John Cash goes the distance for extreme adventure
There’s a certain progression most runners go through. They start with a 5K, and if that goes well, move up to a 10K or even a half-marathon. The pinnacle is reached by running a marathon, 26.2 miles of bragging rights for anyone willing to do the work.
Washington’s John Cash skipped a few steps. He jumped feet first into the world of ultrarunning. Make that competitive ultrarunning.
Technically, an ultra is any race over marathon distance. Typical races are 50K, 50 miles or even 100 miles. Mere mortals have slogged through every distance, with some satisfied just to be on their feet at the finish.
“I did an ultra before I even knew what one was,” John says.
The race was the Brew to Brew 44-miler connecting two breweries in the Kansas City area. John jumped in on a whim, unprepared for the distance.
“My longest training run was 16 miles,” he says. “The race took me 7 hours. It was so terrible I swore I would never do it again. But once I started training those distances came easier.”
John goes into everything he does with a singular purpose. “I want to win,” he says. “I’m a competitor. I’ll be the first one to shake the winner’s hand if I’m not first. But at the same time, I’m trying to beat them if I can.”
Unlike countless other runners, John passed on track and cross country in high school even though he showed promise as a miler. Instead he opted for basketball and baseball because he thought they were more fun. Graduation brought on a mild case of depression, he says, due to a deep competitive desire he couldn’t shake.
He raced cars, mountain bikes and motorcycles. He played softball. He entered increasingly more difficult triathlons, including an Ironman in Louisville. He dabbled with competitive bodybuilding. But none of these scratched the itch he felt for extreme competition.
Then a friend introduced John to the St. Louis Ultrarunners Group. He joined the SLUGs on one of their 20-mile “fun” runs along the challenging Green Rock Trail in St. Louis County. After that John parked his bike in the basement and did nothing but run for the next two years. “I ran every day,” John recalls. “I went to the trails all the time. I had so much fun. I started running the trails like a crazy person.”
Skipping the usual progression, John started out running trail ultras. His first attempt at 100 miles was on the Ozark Trail, home to a race held annually in November. Growing up near Salem, John spent a lot of time in the Ozarks and felt right at home here. His time was just under 24 hours for the 2010 race, good for sixth place. He ran the tough race — which features 15,000 feet of elevation change — three times, finishing as high as third place.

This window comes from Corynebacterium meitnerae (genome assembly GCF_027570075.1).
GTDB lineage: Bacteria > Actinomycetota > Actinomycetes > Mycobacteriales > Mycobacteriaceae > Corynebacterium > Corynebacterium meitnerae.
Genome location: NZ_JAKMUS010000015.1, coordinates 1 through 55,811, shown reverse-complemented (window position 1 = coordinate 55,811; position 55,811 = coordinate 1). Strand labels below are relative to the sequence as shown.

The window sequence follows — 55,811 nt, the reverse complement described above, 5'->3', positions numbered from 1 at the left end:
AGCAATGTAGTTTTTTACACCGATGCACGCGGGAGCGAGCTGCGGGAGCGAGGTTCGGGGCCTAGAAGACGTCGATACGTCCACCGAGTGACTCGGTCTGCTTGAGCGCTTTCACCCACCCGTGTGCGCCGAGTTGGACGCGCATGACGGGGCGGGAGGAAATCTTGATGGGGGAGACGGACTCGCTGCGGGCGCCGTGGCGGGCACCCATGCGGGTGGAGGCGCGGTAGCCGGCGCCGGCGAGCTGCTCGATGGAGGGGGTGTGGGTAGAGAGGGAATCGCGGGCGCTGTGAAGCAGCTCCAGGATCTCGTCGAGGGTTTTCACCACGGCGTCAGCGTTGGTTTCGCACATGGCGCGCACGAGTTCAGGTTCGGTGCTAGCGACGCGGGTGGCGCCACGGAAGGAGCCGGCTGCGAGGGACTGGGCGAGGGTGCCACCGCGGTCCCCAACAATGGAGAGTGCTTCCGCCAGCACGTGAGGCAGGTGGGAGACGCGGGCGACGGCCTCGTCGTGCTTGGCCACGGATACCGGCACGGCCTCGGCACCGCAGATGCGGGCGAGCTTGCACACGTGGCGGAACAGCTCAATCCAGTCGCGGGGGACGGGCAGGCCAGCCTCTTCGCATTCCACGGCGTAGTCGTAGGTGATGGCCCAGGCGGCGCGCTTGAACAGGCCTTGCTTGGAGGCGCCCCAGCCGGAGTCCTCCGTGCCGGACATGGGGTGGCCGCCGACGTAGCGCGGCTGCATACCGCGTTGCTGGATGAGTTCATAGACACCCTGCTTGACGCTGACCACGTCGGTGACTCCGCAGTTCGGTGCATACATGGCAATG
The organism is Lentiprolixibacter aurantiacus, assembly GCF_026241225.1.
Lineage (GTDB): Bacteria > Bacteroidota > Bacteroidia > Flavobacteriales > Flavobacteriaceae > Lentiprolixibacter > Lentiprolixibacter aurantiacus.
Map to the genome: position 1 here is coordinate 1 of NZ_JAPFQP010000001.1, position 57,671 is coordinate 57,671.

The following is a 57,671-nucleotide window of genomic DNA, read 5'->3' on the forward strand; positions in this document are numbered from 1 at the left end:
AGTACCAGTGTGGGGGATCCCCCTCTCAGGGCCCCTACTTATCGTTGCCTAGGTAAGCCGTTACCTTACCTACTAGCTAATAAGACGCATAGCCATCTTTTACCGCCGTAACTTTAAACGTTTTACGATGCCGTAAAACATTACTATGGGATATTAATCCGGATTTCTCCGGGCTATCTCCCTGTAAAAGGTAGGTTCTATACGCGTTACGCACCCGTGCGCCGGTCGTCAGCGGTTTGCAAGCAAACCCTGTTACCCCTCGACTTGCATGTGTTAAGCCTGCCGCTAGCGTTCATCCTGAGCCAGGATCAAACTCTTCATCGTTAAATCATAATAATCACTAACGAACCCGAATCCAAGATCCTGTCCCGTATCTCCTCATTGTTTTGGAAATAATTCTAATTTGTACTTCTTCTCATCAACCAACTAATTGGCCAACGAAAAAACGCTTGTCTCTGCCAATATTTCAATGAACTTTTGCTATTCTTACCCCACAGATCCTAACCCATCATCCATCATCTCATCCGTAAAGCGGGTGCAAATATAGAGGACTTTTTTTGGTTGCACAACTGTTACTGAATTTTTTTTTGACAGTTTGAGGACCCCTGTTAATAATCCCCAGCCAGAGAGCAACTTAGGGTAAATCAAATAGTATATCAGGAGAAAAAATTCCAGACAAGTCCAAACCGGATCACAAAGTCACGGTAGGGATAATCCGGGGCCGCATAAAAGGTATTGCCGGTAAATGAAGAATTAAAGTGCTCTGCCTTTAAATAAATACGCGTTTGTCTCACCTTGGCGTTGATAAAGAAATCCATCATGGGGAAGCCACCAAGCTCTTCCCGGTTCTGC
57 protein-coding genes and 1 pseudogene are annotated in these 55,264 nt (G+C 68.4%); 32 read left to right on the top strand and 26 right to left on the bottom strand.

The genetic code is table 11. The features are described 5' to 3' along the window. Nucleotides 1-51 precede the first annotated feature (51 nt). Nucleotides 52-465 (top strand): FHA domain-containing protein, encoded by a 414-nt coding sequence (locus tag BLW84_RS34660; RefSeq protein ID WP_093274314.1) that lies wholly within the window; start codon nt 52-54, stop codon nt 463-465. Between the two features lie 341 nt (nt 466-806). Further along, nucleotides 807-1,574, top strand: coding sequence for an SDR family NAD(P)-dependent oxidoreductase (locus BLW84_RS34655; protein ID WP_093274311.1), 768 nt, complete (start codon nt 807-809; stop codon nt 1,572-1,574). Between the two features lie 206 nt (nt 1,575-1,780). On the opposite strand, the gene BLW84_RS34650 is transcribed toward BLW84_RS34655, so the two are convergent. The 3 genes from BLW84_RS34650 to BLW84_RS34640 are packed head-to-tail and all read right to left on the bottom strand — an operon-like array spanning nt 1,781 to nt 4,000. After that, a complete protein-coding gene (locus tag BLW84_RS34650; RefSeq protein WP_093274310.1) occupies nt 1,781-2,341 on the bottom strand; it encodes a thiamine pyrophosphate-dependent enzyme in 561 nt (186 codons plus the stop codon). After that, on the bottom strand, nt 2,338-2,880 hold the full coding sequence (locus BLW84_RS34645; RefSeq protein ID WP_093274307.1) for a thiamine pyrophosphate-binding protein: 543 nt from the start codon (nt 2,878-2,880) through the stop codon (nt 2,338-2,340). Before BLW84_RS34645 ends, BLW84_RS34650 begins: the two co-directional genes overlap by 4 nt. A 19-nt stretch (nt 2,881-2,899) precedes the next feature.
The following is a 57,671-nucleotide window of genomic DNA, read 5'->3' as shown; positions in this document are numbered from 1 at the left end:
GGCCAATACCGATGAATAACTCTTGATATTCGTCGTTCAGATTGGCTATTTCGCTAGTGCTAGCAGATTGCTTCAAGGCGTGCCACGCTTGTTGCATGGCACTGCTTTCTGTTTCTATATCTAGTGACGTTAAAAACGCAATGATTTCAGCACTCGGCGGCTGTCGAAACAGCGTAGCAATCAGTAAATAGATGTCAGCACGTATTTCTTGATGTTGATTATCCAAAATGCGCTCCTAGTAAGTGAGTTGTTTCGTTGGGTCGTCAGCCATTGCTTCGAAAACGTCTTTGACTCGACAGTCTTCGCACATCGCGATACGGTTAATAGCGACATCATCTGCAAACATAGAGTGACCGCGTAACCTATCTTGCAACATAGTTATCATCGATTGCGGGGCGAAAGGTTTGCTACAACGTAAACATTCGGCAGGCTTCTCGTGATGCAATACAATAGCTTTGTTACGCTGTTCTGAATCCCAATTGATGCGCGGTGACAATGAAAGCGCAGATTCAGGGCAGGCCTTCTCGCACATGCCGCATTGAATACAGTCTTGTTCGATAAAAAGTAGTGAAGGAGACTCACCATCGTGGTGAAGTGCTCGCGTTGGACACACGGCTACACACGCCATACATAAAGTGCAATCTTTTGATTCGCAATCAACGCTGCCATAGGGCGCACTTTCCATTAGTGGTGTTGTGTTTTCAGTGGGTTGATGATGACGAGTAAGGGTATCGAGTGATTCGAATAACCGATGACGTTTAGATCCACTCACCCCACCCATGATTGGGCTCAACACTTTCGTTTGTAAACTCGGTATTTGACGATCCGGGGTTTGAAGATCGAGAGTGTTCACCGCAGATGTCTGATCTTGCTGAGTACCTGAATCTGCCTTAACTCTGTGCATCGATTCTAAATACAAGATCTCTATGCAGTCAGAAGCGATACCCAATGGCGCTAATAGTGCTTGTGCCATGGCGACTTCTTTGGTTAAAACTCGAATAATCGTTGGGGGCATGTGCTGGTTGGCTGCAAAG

He jumped into the Mark Twain 100-miler, a four-lap race held on the Berryman Trail, and set a course record. Then he found a new passion. “I was new to ultras,” John recalls. “I was running trails. Then a friend did a 24-hour race and did 115 miles. I was in awe. I was curious how far I could run.”
He switched his training to the roads and entered his first 24-hour race. The goal here is to see how many miles can be completed in the time limit. John managed 130 miles, stopping two hours early but still winning the race.
That distance peaked at 154.6 miles as John won the Desert Solstice 24-hour in Arizona. He qualified twice for the U.S. National 24-hour team and competed in the International Association of Ultrarunners 24 Hour Endurance Championship in Turin, Italy — at 42.
Ultrarunning has taken John across the country, competing in a wide variety of distance events. For a time, he was competing in 10 to 12 ultras a year, with two at the 100-mile distance. He set five course records and won 42 trophies in 58 races. All were tough, but John says the biggest sufferfest was the Vol State 500K. This race involved running across Tennessee — roughly 314 miles — in July.
For three days and 6 hours, John pounded the pavement. He slept a total of just 5 hours, mostly less than 30 minutes at a time on a roadside mat. John lost most of the skin off the bottom of his feet but continued to run to a second-place finish, despite stopping to change a flat tire for an elderly couple he met at the 200-mile mark. It took a new course record to beat him.
As if all of that wasn’t enough, John found new ways to test his mettle during 2020. He ended 2019 with the fastest 100 miles during the Dreadmill 48 Hour Endurance Challenge. John needed two treadmills to complete this one.
He repeated the performance in April for the Quarantine Backyard Ultra, running 163 miles in 39 hours. He did another Backyard Ultra in May, this time on a treadmill. Then, as COVID-19 shut down the country, he embarked on a bucket list adventure that saw him run across Missouri on Route 66 — pushing a stroller holding food, drinks and spare clothes for 337 miles over four days, 15 hours and 47 minutes.
“It was a great adventure,” John says. “I had a blast. It was just me and I had to rely on myself for everything. That’s exciting.”
John attempted another cross-state run a month later on the Katy Trail. He was shooting for the fastest known time and was on pace for that honor when his 46-year-old body gave out. Facing possible kidney failure, he opted to end the run.
The wake-up call has John reassessing his priorities. He’s training for another Ironman triathlon. But as he speculates on future adventures a gleam enters his eye.
“I recommend for anybody, whether it’s biking, running or whatever your choice of the adventure might be, get out there and see some stuff. Empower yourself on the road. Do your adventure and I think you will just be better for it.”